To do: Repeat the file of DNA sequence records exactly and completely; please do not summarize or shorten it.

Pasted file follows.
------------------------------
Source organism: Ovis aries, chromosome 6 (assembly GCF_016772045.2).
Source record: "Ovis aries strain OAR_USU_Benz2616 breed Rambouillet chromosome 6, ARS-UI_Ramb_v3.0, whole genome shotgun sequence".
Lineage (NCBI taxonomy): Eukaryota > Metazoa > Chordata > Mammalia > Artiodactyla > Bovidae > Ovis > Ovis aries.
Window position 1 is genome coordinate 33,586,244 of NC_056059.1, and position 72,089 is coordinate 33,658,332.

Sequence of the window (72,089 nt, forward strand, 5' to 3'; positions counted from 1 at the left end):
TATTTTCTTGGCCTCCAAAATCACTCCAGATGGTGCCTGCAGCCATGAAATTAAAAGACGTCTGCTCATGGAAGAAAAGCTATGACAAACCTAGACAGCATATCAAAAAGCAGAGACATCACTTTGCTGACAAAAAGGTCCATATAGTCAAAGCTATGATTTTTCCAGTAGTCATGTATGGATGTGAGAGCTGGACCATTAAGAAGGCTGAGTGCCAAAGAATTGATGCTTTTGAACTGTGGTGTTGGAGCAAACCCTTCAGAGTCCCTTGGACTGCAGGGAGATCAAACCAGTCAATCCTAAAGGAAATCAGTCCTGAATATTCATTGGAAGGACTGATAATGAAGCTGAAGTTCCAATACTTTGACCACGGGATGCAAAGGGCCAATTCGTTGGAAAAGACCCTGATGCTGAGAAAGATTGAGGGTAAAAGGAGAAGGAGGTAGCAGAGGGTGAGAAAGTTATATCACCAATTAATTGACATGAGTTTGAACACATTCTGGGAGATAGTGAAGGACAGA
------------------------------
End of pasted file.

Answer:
Source organism: Ovis aries, chromosome 6 (assembly GCF_016772045.2).
Source record: "Ovis aries strain OAR_USU_Benz2616 breed Rambouillet chromosome 6, ARS-UI_Ramb_v3.0, whole genome shotgun sequence".
Lineage (NCBI taxonomy): Eukaryota > Metazoa > Chordata > Mammalia > Artiodactyla > Bovidae > Ovis > Ovis aries.
Window position 1 is genome coordinate 33,586,244 of NC_056059.1, and position 72,089 is coordinate 33,658,332.

Sequence of the window (72,089 nt, forward strand, 5' to 3'; positions counted from 1 at the left end):
TATTTTCTTGGCCTCCAAAATCACTCCAGATGGTGCCTGCAGCCATGAAATTAAAAGACGTCTGCTCATGGAAGAAAAGCTATGACAAACCTAGACAGCATATCAAAAAGCAGAGACATCACTTTGCTGACAAAAAGGTCCATATAGTCAAAGCTATGATTTTTCCAGTAGTCATGTATGGATGTGAGAGCTGGACCATTAAGAAGGCTGAGTGCCAAAGAATTGATGCTTTTGAACTGTGGTGTTGGAGCAAACCCTTCAGAGTCCCTTGGACTGCAGGGAGATCAAACCAGTCAATCCTAAAGGAAATCAGTCCTGAATATTCATTGGAAGGACTGATAATGAAGCTGAAGTTCCAATACTTTGACCACGGGATGCAAAGGGCCAATTCGTTGGAAAAGACCCTGATGCTGAGAAAGATTGAGGGTAAAAGGAGAAGGAGGTAGCAGAGGGTGAGAAAGTTATATCACCAATTAATTGACATGAGTTTGAACACATTCTGGGAGATAGTGAAGGACAGA